A Dartmouth researcher is building a case for a "dark energy" - dominated universe. Dark energy, the mysterious energy with unusual anti-gravitational properties, has been the subject of great debate among cosmologists.
Brian Chaboyer, Assistant Professor of Physics and Astronomy at Dartmouth, with his collaborator Lawrence Krauss, Professor of Physics and Astronomy at Case Western Reserve University, have reported their finding in the January 3, 2003, issue of Science. Combining their calculations of the ages of the oldest stars with measurements of the expansion rate and geometry of the universe lead them to conclude that dark energy dominates the energy density of the universe.
"This finding provides strong support for a universe which is dominated by a kind of energy weve never directly observed," says Chaboyer. "Observations of distant supernova have suggested for a few years that dark energy dominates the universe, and our finding provides independent evidence that the universe is dominated by this type of energy we do not understand."
Sue Knapp | EurekAlert!
Observing and controlling ultrafast processes with attosecond resolution
20.02.2018 | Technische Universität München
Unconventional superconductor may be used to create quantum computers of the future
19.02.2018 | Chalmers University of Technology
For the first time, a team of researchers at the Max-Planck Institute (MPI) for Polymer Research in Mainz, Germany, has succeeded in making an integrated circuit (IC) from just a monolayer of a semiconducting polymer via a bottom-up, self-assembly approach.
In the self-assembly process, the semiconducting polymer arranges itself into an ordered monolayer in a transistor. The transistors are binary switches used...
Breakthrough provides a new concept of the design of molecular motors, sensors and electricity generators at nanoscale
Researchers from the Institute of Organic Chemistry and Biochemistry of the CAS (IOCB Prague), Institute of Physics of the CAS (IP CAS) and Palacký University...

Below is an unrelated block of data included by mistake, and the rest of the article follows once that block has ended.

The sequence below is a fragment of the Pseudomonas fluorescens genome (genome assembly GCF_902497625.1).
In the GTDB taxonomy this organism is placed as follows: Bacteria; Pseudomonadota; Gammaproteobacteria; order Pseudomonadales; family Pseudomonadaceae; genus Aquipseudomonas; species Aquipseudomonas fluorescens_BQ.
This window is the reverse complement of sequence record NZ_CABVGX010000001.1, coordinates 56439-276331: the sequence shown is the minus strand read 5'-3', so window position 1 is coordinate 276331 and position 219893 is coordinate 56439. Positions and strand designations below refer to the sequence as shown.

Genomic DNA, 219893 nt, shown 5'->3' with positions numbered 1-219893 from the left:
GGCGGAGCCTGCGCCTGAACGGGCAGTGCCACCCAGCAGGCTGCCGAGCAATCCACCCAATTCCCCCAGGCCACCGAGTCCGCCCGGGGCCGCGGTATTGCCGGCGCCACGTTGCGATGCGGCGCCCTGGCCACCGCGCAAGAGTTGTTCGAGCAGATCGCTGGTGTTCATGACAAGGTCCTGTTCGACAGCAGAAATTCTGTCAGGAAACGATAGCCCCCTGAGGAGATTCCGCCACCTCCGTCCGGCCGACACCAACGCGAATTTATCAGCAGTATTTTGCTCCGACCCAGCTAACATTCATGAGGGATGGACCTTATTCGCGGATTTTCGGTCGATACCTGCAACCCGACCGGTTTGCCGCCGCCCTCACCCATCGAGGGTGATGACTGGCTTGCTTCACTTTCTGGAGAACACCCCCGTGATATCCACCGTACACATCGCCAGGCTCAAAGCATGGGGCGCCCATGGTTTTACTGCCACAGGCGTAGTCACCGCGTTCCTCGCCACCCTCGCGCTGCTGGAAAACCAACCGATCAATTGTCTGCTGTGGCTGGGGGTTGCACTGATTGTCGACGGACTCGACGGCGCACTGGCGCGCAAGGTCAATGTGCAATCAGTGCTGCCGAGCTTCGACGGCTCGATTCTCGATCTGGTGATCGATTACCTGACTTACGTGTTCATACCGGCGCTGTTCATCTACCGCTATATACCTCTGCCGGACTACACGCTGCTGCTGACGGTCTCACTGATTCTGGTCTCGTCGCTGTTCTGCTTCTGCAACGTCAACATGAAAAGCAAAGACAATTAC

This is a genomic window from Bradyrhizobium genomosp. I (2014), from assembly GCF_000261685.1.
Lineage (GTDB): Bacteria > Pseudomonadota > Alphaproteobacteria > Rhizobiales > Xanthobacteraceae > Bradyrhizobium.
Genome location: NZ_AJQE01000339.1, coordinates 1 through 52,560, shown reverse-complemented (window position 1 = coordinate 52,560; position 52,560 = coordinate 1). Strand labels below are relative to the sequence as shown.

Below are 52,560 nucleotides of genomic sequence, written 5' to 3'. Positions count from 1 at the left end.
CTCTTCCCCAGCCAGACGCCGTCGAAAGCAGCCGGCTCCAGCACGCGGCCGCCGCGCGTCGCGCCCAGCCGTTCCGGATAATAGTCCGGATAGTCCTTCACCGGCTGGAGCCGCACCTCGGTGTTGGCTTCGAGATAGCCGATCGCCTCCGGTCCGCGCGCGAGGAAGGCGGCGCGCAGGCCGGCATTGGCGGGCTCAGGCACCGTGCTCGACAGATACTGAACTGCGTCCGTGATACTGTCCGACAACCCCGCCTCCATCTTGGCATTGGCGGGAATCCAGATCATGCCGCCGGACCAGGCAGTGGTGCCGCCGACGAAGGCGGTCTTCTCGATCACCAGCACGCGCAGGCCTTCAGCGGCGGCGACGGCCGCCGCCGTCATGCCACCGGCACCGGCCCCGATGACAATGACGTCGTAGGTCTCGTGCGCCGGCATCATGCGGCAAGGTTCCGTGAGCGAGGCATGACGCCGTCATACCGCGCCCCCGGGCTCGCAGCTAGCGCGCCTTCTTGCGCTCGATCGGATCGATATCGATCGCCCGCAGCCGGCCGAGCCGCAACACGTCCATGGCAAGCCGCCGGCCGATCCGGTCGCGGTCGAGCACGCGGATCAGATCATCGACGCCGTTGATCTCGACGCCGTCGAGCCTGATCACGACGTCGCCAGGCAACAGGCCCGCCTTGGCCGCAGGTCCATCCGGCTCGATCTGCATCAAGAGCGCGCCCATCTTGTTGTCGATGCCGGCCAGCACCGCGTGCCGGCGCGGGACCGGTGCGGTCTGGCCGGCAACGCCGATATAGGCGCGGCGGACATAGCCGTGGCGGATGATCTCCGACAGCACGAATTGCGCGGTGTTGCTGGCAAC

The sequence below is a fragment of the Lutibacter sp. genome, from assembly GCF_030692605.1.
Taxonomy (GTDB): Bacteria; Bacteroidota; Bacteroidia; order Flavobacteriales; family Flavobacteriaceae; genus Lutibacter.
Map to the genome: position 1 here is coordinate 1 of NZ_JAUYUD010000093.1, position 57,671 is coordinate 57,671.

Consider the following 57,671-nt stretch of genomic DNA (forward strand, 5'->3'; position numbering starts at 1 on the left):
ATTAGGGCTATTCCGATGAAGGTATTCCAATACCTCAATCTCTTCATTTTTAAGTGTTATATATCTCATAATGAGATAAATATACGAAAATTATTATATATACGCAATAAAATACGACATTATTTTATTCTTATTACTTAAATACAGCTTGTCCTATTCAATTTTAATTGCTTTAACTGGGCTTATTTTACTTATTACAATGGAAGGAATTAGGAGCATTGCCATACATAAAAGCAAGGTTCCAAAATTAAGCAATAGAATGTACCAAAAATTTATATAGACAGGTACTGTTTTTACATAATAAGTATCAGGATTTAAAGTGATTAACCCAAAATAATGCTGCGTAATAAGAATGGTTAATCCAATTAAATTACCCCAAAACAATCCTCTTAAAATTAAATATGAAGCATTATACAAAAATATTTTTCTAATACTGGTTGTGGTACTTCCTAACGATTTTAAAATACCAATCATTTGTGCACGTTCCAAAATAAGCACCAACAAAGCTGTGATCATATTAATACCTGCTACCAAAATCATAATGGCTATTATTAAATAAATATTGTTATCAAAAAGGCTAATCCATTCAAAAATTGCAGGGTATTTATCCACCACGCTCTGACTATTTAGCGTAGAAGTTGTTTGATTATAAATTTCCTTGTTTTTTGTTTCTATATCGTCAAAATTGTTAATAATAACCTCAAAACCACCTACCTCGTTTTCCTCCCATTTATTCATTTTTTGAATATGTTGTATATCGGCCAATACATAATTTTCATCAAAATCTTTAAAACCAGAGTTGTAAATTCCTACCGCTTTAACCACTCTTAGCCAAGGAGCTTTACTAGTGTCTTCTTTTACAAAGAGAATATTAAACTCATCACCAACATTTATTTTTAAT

For photographers and scientists, lenses are lifesavers. They reflect and refract light, making possible the imaging systems that drive discovery through the microscope and preserve history through cameras.
But today's glass-based lenses are bulky and resist miniaturization. Next-generation technologies, such as ultrathin cameras or tiny microscopes, require...
Scientists from the University of Zurich have succeeded for the first time in tracking individual stem cells and their neuronal progeny over months within the intact adult brain. This study sheds light on how new neurons are produced throughout life.
The generation of new nerve cells was once thought to taper off at the end of embryonic development. However, recent research has shown that the adult brain...
Theoretical physicists propose to use negative interference to control heat flow in quantum devices. Study published in Physical Review Letters
Quantum computer parts are sensitive and need to be cooled to very low temperatures. Their tiny size makes them particularly susceptible to a temperature...
15.02.2018 | Event News
13.02.2018 | Event News
12.02.2018 | Event News
20.02.2018 | Life Sciences
20.02.2018 | Life Sciences
20.02.2018 | Physics and Astronomy